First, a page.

Right now we have operators like
+= which can be overloaded using the
AddAssign trait. Assignment cannot be overloaded, and I agree strongly with that as it would conflict with moving in statements like
a = b.
However, sometimes it is useful to be able to overload assignment of values. As an example, if
reusable_string is a mutable
String, you can append with a simple operator using
reusable_string += string_slice;, but you cannot similarly set the value with a simple operator. To do that you would need to write
reusable_string.clear(); reusable_string += string_slice;, but that is not as ergonomic.
Would it make sense to introduce another operator, for example
:=, for exactly this kind of thing? It would be overloadable with a trait such as
ValAssign which means assign just the value, not the whole structure, and it kind of looks like the other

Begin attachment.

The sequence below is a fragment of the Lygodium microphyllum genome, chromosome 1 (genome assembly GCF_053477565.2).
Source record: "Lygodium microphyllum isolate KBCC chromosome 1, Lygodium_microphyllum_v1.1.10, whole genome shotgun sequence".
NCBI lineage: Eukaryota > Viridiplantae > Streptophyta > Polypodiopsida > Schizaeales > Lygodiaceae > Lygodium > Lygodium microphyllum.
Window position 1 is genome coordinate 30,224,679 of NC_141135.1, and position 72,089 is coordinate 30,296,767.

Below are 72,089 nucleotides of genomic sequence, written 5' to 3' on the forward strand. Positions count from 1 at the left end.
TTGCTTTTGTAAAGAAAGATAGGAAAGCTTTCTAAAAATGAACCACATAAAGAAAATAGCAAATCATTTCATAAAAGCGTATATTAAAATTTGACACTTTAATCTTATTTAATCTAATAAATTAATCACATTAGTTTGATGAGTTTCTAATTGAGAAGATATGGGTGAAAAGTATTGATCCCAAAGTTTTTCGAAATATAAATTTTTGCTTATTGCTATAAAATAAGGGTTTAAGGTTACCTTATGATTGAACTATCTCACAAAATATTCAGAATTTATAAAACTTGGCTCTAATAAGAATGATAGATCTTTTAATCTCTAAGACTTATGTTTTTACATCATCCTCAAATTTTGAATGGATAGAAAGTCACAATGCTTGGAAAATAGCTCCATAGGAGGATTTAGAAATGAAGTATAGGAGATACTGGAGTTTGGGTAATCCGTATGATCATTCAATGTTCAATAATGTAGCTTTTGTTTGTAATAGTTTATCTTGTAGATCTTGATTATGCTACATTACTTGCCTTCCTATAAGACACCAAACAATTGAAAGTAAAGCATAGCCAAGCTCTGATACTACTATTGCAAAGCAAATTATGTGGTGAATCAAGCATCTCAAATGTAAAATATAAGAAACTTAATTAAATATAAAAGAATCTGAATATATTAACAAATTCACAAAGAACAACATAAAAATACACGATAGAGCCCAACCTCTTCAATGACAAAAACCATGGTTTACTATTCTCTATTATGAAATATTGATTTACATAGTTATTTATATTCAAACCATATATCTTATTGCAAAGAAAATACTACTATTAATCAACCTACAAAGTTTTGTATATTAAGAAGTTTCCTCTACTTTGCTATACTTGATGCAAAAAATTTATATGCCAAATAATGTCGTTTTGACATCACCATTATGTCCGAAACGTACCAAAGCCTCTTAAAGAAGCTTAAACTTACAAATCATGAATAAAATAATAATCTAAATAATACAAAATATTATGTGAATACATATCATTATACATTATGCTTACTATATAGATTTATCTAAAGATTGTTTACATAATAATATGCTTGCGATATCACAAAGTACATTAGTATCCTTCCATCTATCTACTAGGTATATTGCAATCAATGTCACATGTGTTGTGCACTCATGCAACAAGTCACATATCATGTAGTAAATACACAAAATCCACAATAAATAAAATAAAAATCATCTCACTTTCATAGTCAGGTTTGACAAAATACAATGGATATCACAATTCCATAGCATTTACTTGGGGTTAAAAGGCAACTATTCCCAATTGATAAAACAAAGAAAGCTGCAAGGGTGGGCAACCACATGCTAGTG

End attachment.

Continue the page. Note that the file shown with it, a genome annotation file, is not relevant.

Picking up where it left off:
x= operators with
XAssign traits. Then
reusable_string := string_slice; would leave
reusable_string with the same value as
reusable_string.clear(); reusable_string += string_slice; but it avoids unnecessary reallocation.
String (which I used as an example), this could be useful for mathematics constructs such as large matrices and bignums. For example in the bignum crate Rug, I have a trait
Assign which serves exactly that purpose, but of course it does not have a nice operator to go with it.
(As an extension, the operator could then be used in
let statements to create an object from another object. Keeping with
String for examples, to me
let a: String := string_slice; is nicer than
let a: String = string_slice.into();. It makes sense to me because there
a is taking just the value of
string_slice, so it kind of aligns with “value assignment.”)